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The New York Sun | From Selling Ice Cream to Retail Space, Lunch at the Four Seasons


By, Pranay Gupte

Robert Futterman, by his own admission, is a driven man – driven to the point of obsession.

“I don’t mind acknowledging that I’m obsessed by real estate,” the founder and CEO of the national retail sales firm of Robert K. Futterman & Associates said. “I’m very driven because the thrill of the transaction is absolutely incredible.”

Barely two decades after a college sojourn that was more devoted to organizing rock concerts than studying psychology, it’s not hard to grasp why Mr. Futterman would harbor such sentiments. As an entrepreneur, he’s been successful from the get-go. Even those rock concerts yielded tidy sums for the native of Jericho, Long Island, during his teens.

“I’ve worked for it,” Mr. Futterman said of his entrepreneurship. “As far back as I can remember, I’ve always had the desire to succeed.”

His success in real estate far surpasses the accomplishments of his student days. Mr. Futterman has done more than $3 billion worth of deals with some of the best-known retailers, including Gap, Allen-Edmonds, Ann Taylor, L’Oreal, Montblanc, Club Monaco, Starbucks, Apple Computer, Virgin Megastores, Banana Republic, Barnes & Noble, Polo Ralph Lauren, Anthropologie, and J. Crew.

He has represented developers, landlords, and institutions such as the Related Companies, Cohen Brothers, Vornado Realty Trust, Forest City Ratner, Citibank, Credit Suisse, the Lefrak Organization, Millennium Partners, and the Trump Organization.

“And to think that I almost went into the music business,” Mr. Futterman said.

His consideration of a career in music was prompted not only because he had started playing the guitar during high school (he still plays with his young sons, Jesse and Kevin). Mr. Futterman, who had negotiated on behalf of the University of Maryland’s student body with some hard-nosed music promoters, was befriended by two of them, in particular Bill Graham and Ron Delsener.

“The music business was going through some upheavals in those days, and I wasn’t quite sure that there would be opportunities for me,” he said.

So Mr. Futterman flew to California – not to join the music industry but to sell ice cream at the two-mile-long, 100-yard-wide Zuma Beach, north of Los Angeles. Because it was the widest beach in the area,he thought there’d be plenty of customers for his ice cream.

Ice cream? Really?

“Yes,” Mr. Futterman said. “I just felt like getting away from the East Coast. My parents weren’t happy about it.”

His father, Louis, was a businessman and manufacturer and his mother, Rosalie, was a painter. Their displeasure may have had something to do with the fact that their son kept asking them for financial assistance.

“How much ice cream can you sell, anyway?” Mr. Futterman said.

He dealt with that question by returning to New York to join the real estate firm of Garrick-Aug Associates. He started off as a canvasser – making cold calls to landlords who had property they wished to lease to retailers.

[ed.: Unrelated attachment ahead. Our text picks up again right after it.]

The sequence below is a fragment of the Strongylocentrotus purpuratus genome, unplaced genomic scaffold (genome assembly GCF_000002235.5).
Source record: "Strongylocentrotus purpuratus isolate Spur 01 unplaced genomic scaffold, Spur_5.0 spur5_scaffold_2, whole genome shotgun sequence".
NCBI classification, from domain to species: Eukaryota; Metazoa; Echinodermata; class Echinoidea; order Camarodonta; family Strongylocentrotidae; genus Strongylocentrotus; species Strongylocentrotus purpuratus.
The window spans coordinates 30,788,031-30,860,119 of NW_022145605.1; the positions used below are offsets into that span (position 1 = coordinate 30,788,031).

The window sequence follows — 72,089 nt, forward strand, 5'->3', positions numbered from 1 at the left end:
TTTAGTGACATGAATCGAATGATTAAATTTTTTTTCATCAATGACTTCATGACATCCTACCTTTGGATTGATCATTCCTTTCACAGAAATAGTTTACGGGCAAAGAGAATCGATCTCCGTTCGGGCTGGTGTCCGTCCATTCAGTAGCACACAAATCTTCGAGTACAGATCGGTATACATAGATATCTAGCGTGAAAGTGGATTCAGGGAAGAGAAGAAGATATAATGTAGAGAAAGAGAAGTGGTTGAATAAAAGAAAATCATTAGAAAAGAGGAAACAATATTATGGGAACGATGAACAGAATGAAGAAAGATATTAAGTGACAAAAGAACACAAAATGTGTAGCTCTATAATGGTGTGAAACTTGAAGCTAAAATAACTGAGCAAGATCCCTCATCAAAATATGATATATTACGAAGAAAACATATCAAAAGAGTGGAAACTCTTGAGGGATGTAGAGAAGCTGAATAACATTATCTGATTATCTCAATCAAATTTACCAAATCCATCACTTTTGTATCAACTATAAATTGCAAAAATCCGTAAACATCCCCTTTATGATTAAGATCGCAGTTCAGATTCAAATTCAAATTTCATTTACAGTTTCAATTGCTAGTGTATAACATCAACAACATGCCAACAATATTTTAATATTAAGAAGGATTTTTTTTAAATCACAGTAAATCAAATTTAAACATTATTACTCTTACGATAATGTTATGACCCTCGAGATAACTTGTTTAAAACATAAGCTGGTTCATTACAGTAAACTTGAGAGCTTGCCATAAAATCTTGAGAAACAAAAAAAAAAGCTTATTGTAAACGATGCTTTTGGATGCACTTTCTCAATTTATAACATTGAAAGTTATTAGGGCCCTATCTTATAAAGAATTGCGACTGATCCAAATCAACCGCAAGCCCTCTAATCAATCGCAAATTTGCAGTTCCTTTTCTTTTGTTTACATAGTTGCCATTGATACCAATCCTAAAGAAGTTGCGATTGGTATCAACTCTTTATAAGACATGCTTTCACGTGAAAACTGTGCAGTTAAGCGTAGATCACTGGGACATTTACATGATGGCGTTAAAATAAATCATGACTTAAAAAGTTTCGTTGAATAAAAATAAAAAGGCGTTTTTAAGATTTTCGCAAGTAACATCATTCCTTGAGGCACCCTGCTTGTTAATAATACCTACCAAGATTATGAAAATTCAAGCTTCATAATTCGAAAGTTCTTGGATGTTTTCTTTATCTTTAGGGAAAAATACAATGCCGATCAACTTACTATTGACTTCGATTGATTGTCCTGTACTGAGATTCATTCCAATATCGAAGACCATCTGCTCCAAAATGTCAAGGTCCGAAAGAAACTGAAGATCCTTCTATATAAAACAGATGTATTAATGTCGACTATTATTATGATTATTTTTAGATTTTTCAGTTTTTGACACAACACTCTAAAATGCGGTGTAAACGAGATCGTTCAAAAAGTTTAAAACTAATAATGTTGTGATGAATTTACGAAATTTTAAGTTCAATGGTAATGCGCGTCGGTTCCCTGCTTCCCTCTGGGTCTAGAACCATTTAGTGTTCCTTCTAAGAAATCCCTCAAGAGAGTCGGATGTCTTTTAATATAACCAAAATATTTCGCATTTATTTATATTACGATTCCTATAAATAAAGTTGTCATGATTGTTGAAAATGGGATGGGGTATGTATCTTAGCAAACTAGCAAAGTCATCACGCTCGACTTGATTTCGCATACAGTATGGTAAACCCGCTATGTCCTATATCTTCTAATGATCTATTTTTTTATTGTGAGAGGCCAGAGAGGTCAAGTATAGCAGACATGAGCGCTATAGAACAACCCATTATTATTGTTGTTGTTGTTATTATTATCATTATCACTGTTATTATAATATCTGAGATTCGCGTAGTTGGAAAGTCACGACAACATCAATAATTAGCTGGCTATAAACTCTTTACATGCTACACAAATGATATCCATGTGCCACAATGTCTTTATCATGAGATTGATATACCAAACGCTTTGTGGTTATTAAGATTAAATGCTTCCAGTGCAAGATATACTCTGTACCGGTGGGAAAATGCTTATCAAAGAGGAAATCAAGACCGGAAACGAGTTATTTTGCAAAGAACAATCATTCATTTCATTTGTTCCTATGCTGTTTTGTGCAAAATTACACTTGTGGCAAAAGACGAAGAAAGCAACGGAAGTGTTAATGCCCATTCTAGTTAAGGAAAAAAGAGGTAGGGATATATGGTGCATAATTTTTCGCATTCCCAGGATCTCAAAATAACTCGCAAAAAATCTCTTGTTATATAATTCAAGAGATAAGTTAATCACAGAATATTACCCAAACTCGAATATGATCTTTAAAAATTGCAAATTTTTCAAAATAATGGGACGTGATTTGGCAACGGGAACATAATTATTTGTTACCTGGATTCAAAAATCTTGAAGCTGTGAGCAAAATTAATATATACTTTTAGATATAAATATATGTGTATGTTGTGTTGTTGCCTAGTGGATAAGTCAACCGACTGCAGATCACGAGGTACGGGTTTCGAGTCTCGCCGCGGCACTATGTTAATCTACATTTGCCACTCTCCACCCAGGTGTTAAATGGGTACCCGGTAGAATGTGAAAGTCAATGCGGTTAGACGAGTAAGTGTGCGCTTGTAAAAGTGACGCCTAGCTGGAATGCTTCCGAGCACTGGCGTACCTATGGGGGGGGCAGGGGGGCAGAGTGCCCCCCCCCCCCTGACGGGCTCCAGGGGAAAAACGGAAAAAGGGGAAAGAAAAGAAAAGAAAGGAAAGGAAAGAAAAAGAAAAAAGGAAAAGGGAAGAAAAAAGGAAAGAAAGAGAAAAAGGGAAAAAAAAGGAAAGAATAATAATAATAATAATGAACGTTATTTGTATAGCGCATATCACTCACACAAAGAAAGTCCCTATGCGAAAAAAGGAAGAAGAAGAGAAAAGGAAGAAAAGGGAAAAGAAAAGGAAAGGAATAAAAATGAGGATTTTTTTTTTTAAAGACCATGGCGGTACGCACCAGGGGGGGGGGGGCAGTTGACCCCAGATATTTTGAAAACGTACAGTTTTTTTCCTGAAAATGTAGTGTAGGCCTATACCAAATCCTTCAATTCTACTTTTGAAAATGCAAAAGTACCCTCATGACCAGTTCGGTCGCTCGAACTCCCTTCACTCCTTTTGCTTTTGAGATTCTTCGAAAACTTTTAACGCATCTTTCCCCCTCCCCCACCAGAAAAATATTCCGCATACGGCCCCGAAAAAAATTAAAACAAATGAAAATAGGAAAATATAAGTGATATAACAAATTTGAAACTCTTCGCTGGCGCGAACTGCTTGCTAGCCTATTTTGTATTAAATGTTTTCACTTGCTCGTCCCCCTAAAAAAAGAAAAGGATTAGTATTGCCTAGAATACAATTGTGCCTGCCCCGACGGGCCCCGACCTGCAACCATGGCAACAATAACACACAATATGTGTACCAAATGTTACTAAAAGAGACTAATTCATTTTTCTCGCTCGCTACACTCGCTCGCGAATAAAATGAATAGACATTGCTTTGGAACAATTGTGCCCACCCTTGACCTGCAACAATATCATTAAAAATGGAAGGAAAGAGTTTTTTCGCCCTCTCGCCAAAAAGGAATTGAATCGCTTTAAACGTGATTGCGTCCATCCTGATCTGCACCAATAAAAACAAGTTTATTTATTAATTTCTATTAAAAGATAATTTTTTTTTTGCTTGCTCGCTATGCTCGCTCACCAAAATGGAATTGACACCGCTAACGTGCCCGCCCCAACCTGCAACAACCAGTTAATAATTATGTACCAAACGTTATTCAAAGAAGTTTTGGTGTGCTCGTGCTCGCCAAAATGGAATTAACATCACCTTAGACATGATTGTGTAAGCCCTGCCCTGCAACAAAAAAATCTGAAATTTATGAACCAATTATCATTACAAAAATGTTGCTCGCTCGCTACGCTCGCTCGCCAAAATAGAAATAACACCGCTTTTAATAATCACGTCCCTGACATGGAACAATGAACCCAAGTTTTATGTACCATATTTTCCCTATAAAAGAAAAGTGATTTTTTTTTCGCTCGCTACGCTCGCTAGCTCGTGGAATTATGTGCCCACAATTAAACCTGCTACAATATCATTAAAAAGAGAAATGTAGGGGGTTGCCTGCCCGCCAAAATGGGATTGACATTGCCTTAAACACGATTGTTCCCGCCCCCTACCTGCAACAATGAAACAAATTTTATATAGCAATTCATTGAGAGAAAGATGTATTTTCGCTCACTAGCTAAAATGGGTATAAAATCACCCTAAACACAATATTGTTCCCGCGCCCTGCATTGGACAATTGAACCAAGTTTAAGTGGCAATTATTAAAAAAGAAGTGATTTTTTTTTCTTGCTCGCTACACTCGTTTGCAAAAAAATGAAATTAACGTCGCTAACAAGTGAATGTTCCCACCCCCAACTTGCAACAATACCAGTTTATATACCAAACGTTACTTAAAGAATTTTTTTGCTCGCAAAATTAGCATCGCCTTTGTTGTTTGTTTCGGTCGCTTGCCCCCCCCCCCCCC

In less than three months, he’d obtained 200 listings. He was then promoted to be a salesman, and in his first year Mr. Futterman closed 18 deals. For the next 15 years, he was the firm’s top producer.

“I was goal-driven, a perfectionist,” Mr. Futterman said. “I never forgot that I once sold ice cream on Zuma Beach.”

He also never forgot an ambition that was sparked while he was in high school.

“I always had a vision – I knew that one day I would have my own business in New York, with my name on the company’s masthead,” Mr. Futterman said. “I always liked to be in charge. I liked motivating people to work with me. I had built up people skills through life’s experiences.”

That’s why he founded Robert K. Futterman & Associates.

It was a canny move. According to the National Retail Federation, national retail industry sales – excluding automobiles, gas stations, and restaurants – had risen beyond $2.1 trillion. Yet, few, if any, real estate firms in America devoted themselves exclusively to landlord and tenant representation, new construction, leasing, sales, and market analysis.

In 1998, not long after starting his eponymous company, Mr. Futterman was asked to lease 400,000 square feet of retail space at the new Time Warner Center. He closed on deals speedily.

“Retail is all about expansion,” Mr. Futterman said. “I want my company to be the only call that a landlord or a retailer needs to make. And that means developing long-term relationships. Real estate is a people business. And no matter how successful one becomes, it’s important that you never lose your hunger.”

That is why Mr. Futterman still makes cold calls. He still scouts the streets of New York for available properties.

“If you are a good broker, you are always fearful of deals collapsing,” Mr. Futterman said. “It’s been said many times, but it’s true – in real estate, you are only as good as your last deal. You can never be cocky or arrogant. You cannot let yourself think that you know everything. A deal is not a deal until the last document has been signed and the check has cleared.”

He has brought his deal-making to cities across America, including Las Vegas, Los Angeles, and San Francisco. Mr. Futterman this week held talks with developers in Shanghai and Seoul.

“Asia is where the action is,” he said. “And I love action.”

And who will carry on that tradition?

That question would have irritated a man still on the right side of 50. But Mr. Futterman smiled.

“My sons are still very young – 13 and 10,” he said. “But I can already see the marquee in my mind’s eye: Robert K. Futterman & Sons.”


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